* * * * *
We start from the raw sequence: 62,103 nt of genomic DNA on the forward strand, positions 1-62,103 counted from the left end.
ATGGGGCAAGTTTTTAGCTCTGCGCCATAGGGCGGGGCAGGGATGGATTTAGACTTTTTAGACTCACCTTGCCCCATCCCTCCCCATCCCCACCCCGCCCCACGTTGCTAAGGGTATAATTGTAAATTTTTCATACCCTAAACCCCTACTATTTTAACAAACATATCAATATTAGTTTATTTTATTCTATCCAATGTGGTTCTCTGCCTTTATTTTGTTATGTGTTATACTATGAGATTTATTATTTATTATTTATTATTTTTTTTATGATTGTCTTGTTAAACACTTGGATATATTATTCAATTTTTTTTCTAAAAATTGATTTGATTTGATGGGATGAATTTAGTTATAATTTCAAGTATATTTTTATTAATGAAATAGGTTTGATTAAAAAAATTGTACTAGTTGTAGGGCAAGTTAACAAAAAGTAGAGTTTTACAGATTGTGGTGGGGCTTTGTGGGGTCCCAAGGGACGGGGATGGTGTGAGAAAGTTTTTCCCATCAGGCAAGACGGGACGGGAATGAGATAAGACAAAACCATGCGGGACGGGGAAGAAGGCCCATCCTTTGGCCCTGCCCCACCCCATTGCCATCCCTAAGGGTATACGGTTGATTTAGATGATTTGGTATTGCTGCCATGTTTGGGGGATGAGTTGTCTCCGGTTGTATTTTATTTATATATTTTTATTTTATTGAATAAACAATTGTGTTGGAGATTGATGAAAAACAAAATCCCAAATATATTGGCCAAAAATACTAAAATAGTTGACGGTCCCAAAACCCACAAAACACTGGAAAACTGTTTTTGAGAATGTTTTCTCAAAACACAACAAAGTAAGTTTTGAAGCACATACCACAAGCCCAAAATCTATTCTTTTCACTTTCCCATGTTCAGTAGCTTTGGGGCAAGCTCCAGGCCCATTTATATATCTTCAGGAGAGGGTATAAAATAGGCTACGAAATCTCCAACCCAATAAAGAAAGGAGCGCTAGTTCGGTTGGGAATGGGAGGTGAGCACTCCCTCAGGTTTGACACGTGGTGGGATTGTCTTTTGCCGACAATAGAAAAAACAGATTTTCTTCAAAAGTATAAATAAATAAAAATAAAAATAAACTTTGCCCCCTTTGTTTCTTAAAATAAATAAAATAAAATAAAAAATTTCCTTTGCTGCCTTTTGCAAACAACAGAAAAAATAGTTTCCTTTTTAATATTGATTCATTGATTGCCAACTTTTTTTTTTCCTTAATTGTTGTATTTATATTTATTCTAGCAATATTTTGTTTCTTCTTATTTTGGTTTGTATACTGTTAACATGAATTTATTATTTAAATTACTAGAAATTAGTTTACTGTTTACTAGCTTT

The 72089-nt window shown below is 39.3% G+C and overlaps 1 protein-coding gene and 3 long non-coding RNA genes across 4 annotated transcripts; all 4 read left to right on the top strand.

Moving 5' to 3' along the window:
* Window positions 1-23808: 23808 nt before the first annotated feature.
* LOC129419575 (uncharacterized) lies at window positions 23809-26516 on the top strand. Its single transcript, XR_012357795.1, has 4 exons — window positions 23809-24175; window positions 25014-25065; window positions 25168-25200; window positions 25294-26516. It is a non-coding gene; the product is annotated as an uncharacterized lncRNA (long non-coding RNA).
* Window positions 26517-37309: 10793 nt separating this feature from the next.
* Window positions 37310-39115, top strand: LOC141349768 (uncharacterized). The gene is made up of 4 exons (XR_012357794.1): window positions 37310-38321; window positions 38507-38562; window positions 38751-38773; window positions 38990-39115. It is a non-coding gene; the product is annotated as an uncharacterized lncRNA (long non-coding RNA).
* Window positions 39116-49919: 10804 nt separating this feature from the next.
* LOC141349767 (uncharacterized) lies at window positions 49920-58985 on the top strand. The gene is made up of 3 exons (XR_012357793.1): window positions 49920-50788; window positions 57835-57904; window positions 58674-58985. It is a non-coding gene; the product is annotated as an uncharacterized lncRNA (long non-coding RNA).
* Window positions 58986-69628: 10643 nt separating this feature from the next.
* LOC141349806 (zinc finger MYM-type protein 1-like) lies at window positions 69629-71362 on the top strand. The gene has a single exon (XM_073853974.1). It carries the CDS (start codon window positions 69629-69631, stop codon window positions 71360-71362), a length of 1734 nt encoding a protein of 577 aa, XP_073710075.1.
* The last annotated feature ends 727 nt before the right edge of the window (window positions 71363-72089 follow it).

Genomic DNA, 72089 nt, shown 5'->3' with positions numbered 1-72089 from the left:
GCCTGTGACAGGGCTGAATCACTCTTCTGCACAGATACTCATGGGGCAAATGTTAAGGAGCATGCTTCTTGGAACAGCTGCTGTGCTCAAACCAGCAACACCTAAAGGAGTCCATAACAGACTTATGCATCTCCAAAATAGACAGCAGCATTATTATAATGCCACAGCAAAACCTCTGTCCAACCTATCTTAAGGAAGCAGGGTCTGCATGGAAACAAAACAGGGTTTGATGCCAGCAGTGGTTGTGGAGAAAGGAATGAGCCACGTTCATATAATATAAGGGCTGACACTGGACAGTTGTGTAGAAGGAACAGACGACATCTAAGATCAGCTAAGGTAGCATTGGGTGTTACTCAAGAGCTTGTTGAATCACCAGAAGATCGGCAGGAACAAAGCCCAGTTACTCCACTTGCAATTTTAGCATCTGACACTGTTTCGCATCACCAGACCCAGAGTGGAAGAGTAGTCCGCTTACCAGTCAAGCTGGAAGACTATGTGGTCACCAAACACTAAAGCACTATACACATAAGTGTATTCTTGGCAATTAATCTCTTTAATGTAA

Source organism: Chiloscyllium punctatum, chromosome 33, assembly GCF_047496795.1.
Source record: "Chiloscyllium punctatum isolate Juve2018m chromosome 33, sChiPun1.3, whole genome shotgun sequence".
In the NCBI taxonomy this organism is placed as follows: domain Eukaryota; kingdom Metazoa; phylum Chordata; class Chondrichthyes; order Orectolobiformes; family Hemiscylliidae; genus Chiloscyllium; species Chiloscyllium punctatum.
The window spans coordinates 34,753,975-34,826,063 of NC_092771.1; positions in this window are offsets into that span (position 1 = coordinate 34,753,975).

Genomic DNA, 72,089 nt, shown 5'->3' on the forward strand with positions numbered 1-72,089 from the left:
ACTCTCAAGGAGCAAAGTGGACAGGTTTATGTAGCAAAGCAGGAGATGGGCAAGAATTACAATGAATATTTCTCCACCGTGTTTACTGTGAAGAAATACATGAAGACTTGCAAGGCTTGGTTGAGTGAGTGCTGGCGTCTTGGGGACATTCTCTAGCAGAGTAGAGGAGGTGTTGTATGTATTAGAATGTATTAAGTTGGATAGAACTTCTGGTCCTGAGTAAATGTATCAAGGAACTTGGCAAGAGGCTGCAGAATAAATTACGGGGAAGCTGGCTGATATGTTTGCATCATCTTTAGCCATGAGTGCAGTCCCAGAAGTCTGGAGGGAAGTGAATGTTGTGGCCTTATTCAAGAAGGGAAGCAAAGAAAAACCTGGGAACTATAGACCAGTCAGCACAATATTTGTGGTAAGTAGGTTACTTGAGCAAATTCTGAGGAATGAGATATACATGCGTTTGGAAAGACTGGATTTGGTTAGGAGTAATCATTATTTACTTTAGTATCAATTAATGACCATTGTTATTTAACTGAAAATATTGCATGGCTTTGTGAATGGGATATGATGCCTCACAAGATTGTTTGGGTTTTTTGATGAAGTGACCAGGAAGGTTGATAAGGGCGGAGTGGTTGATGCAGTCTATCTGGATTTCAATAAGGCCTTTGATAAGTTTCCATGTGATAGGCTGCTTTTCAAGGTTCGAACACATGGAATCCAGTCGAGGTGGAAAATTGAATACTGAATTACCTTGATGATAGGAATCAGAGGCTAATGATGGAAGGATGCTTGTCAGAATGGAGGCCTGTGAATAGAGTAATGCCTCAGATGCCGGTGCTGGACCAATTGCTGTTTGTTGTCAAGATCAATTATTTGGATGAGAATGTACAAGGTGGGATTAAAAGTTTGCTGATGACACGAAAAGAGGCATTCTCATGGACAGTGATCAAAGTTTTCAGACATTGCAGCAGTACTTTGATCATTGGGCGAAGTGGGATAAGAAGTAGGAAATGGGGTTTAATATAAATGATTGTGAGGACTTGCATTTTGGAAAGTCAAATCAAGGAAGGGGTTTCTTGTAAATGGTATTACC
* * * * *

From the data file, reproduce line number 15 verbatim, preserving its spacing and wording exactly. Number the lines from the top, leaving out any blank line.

GCCTGTGACAGGGCTGAATCACTCTTCTGCACAGATACTCATGGGGCAAATGTTAAGGAGCATGCTTCTTGGAACAGCTGCTGTGCTCAAACCAGCAACACCTAAAGGAGTCCATAACAGACTTATGCATCTCCAAAATAGACAGCAGCATTATTATAATGCCACAGCAAAACCTCTGTCCAACCTATCTTAAGGAAGCAGGGTCTGCATGGAAACAAAACAGGGTTTGATGCCAGCAGTGGTTGTGGAGAAAGGAATGAGCCACGTTCATATAATATAAGGGCTGACACTGGACAGTTGTGTAGAAGGAACAGACGACATCTAAGATCAGCTAAGGTAGCATTGGGTGTTACTCAAGAGCTTGTTGAATCACCAGAAGATCGGCAGGAACAAAGCCCAGTTACTCCACTTGCAATTTTAGCATCTGACACTGTTTCGCATCACCAGACCCAGAGTGGAAGAGTAGTCCGCTTACCAGTCAAGCTGGAAGACTATGTGGTCACCAAACACTAAAGCACTATACACATAAGTGTATTCTTGGCAATTAATCTCTTTAATGTAA